Before ever thinking of having a child, even while pregnant with Cora, I was never more resistent to an idea than I was to that often heard cliche: "Having a baby will totally change you!" On the one hand, I would think, "Duh!" and on the other I would think, "Oh, come on, I'll still be me!"
Me, but me with a part of me loose in the world, sometimes out of sight, sometimes just far enough out of reach that I can't prevent the bumped head. Many times a day that line from Louise Gluck's Demeter poem (in her book Averno) runs through my head, the question the mother asks the daughter: "What are you doing outside of my body?"
This semester I have had new opportunities to observe what has changed. My class and I read The Handmaid's Tale. Still an amazing book, even reading it for what has to be the tenth time at least. But, for the first time it gave me bad dreams, all of which could be directly traced back to the narrator's memory of her daughter being carried away from her, growing smaller and smaller as she is carried farther away. There were many parts of the book I had to read with my eyes very wide open, very quickly, while holding my breath. Like the narrator, I feared falling too far into that pit of emotion. Now we are reading Beloved. I know! What was I thinking! Sheesh! And, again, still I am so in love with the story, the language, and yet do not want to fall too far in. Not now. Not in the middle of class prep!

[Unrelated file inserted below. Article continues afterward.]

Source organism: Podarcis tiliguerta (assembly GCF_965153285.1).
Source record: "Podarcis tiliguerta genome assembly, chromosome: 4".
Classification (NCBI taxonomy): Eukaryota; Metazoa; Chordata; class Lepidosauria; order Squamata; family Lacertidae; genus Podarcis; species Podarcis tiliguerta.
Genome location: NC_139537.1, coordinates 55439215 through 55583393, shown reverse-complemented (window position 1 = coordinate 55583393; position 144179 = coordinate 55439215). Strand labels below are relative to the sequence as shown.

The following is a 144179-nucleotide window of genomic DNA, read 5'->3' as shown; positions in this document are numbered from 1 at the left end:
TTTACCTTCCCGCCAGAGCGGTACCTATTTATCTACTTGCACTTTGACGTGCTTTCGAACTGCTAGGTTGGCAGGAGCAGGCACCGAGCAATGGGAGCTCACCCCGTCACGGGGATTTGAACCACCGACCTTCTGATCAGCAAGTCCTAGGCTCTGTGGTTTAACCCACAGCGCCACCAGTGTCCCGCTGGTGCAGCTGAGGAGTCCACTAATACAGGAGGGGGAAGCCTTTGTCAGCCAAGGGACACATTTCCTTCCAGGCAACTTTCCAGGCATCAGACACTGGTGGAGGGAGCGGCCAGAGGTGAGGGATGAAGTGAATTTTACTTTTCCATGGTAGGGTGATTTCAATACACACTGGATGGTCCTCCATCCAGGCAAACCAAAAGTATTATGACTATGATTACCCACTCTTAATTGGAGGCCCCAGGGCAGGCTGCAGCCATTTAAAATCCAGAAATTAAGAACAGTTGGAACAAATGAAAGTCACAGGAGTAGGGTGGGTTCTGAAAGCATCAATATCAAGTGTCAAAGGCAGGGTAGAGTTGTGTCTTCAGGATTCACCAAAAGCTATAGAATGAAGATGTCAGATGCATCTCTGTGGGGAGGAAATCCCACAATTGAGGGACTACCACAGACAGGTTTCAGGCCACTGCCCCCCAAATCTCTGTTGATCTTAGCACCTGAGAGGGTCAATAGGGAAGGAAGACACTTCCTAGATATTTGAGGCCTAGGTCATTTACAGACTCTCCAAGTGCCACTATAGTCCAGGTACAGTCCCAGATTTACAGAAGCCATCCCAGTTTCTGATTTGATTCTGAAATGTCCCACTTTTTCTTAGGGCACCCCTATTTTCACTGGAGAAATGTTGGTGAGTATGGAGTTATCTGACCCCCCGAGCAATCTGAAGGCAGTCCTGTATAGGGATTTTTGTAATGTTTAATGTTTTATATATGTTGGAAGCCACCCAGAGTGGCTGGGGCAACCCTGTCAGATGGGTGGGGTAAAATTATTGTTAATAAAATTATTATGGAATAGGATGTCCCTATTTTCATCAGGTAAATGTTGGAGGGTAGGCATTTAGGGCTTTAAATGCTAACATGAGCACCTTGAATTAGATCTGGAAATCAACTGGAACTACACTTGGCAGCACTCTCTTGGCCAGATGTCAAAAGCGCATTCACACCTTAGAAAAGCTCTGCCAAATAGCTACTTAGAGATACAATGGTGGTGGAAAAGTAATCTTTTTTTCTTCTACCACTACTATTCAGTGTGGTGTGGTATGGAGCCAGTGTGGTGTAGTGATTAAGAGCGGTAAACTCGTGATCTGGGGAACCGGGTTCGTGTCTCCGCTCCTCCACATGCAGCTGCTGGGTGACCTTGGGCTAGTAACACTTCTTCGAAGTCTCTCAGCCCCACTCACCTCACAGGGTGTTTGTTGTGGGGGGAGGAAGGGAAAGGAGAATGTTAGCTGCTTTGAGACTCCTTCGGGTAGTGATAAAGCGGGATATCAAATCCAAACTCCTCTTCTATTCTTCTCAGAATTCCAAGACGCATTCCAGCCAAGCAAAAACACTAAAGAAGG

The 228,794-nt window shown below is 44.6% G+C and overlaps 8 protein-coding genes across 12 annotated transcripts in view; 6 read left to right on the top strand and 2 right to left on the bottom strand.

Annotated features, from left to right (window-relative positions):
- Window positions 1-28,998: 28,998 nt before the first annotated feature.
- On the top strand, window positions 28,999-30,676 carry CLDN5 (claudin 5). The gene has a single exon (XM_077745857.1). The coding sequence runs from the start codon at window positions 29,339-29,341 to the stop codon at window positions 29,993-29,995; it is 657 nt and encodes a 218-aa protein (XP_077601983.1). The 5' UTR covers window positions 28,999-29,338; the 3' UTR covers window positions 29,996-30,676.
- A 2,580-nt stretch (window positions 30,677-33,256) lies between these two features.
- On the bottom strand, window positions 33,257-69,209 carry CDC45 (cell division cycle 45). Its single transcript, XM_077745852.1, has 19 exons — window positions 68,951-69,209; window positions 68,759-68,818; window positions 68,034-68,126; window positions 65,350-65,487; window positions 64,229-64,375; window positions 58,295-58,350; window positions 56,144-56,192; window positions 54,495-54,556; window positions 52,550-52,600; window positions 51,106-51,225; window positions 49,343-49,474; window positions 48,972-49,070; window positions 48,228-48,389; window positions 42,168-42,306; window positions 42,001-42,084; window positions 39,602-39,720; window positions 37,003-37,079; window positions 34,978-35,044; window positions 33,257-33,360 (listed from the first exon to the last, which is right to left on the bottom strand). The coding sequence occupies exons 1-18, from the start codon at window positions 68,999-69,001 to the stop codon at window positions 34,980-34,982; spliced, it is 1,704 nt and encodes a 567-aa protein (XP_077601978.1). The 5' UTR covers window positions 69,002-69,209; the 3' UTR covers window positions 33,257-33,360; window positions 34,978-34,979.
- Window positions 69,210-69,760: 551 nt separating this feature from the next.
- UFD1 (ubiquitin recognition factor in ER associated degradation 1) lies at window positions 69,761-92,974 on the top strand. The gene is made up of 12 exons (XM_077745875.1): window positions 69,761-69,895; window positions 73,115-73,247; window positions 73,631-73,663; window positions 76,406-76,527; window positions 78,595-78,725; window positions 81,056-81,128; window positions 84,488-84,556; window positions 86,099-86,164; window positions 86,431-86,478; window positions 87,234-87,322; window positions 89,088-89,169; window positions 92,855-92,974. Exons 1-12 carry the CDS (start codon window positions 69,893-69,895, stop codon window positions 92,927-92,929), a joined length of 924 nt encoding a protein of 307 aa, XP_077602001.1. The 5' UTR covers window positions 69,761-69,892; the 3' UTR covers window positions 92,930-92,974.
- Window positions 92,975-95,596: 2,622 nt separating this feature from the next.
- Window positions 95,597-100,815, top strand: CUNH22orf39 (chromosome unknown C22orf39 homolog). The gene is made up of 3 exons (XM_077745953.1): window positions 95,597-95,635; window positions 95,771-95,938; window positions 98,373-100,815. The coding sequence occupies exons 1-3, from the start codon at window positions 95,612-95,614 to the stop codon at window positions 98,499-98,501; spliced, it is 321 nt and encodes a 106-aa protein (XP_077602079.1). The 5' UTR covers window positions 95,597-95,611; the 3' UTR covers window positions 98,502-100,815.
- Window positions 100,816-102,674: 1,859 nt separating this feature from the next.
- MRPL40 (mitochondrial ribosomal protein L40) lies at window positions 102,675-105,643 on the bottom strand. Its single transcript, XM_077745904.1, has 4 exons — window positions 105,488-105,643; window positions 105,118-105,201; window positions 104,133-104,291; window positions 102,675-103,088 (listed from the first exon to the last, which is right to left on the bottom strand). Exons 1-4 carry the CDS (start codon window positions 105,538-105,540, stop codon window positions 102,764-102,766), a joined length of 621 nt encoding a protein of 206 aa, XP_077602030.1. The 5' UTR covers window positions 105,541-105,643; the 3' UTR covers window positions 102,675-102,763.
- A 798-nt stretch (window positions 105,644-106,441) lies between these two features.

But, really, the last straw came this evening, reading on line, in the New York Times, Dorothy Allison's essay on (are you ready?) GRAVY. It's called "Panacea" and it's in the Food & Wine section, and it is a lovely essay (I'll use it in class when we get to memoir). Go read it! But, I'm reading it online and getting all...maudlin. Teary. Who knew gravy could be so evocative? (Everyone but me.)
Tonight, what I see as having changed, is that I used to be able to kind of separate my reading, or rather my response as a reader. If I read for pleasure and was in the right kind of space (i.e. alone), I would indeed give in to the emotional pull and depth of what I read. But, if I was reading for class, reading just to pass time, reading with an eye towards future text possibilities, I could hold all that in abeyance. But now, that's harder.
And I have to admit - as a reader, a writer, a teacher and yes a mother - that is not really a bad thing. Not at all.